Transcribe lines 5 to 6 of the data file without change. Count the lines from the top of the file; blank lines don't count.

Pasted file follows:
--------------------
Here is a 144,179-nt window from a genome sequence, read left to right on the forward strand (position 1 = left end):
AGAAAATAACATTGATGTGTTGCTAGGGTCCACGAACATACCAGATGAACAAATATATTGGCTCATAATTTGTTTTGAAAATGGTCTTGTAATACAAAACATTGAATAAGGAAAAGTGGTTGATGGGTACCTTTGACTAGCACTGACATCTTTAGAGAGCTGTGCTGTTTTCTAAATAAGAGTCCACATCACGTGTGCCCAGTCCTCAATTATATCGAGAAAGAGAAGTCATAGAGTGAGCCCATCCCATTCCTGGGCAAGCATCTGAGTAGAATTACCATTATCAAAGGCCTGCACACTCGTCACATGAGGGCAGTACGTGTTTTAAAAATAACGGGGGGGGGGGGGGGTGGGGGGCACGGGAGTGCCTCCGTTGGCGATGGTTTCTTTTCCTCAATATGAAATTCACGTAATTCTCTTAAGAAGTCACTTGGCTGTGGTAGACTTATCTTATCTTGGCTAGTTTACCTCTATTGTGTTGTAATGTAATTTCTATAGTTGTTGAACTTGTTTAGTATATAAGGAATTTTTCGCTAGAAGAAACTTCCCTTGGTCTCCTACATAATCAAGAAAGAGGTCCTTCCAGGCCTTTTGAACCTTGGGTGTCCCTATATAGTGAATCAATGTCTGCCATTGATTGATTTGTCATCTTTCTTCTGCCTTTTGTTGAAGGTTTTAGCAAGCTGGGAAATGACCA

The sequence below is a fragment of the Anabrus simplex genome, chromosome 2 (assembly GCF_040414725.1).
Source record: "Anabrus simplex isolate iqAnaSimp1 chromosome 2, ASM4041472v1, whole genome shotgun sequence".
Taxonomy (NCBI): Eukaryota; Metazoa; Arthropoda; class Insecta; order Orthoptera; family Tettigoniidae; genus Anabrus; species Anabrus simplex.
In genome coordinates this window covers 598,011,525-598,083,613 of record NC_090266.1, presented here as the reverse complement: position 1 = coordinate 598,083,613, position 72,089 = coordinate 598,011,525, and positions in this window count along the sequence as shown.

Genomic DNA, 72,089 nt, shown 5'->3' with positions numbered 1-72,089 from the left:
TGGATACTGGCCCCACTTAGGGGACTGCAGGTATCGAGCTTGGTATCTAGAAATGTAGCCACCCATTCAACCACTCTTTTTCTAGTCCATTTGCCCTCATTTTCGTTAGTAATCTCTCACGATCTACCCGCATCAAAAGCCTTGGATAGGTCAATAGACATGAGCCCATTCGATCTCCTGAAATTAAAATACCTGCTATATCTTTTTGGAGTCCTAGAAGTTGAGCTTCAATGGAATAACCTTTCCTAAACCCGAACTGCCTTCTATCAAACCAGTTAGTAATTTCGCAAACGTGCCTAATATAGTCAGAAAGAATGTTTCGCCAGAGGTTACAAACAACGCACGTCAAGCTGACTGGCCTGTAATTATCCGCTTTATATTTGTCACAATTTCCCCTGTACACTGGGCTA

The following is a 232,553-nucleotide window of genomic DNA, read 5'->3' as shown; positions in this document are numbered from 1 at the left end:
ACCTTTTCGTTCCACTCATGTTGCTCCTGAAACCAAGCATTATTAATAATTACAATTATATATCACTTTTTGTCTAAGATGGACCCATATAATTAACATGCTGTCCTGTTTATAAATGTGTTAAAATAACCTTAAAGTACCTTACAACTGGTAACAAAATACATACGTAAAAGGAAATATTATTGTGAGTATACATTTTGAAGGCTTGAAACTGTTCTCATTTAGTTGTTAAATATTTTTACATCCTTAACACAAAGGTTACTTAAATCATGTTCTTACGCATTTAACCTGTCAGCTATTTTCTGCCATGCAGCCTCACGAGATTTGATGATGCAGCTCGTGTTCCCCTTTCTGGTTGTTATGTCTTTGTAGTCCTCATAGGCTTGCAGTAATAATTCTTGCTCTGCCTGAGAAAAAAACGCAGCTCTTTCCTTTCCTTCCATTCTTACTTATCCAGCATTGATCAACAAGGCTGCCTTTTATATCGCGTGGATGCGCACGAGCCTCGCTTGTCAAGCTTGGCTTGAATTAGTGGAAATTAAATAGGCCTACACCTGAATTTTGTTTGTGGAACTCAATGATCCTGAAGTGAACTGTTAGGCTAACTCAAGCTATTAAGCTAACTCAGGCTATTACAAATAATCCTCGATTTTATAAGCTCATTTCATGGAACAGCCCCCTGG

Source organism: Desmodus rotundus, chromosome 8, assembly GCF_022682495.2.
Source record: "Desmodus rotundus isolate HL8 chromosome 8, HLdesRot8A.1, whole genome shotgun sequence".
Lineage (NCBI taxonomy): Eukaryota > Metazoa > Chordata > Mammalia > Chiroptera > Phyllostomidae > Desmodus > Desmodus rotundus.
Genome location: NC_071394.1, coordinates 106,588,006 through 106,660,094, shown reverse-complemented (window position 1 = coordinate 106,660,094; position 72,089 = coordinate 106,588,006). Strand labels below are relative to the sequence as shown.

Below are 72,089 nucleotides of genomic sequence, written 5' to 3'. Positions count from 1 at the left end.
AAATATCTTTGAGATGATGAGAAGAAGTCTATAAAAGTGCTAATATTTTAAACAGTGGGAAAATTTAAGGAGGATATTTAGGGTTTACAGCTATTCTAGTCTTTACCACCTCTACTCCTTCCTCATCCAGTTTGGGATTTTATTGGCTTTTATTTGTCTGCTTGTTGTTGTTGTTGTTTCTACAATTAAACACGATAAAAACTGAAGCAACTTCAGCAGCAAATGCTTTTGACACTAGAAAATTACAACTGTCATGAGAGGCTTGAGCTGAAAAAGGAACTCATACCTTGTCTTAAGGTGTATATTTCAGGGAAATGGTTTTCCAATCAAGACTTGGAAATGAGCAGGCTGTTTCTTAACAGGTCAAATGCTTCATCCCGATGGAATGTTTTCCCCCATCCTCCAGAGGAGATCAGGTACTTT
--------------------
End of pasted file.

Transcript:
Taxonomy (NCBI): Eukaryota; Metazoa; Arthropoda; class Insecta; order Orthoptera; family Tettigoniidae; genus Anabrus; species Anabrus simplex.
In genome coordinates this window covers 598,011,525-598,083,613 of record NC_090266.1, presented here as the reverse complement: position 1 = coordinate 598,083,613, position 72,089 = coordinate 598,011,525, and positions in this window count along the sequence as shown.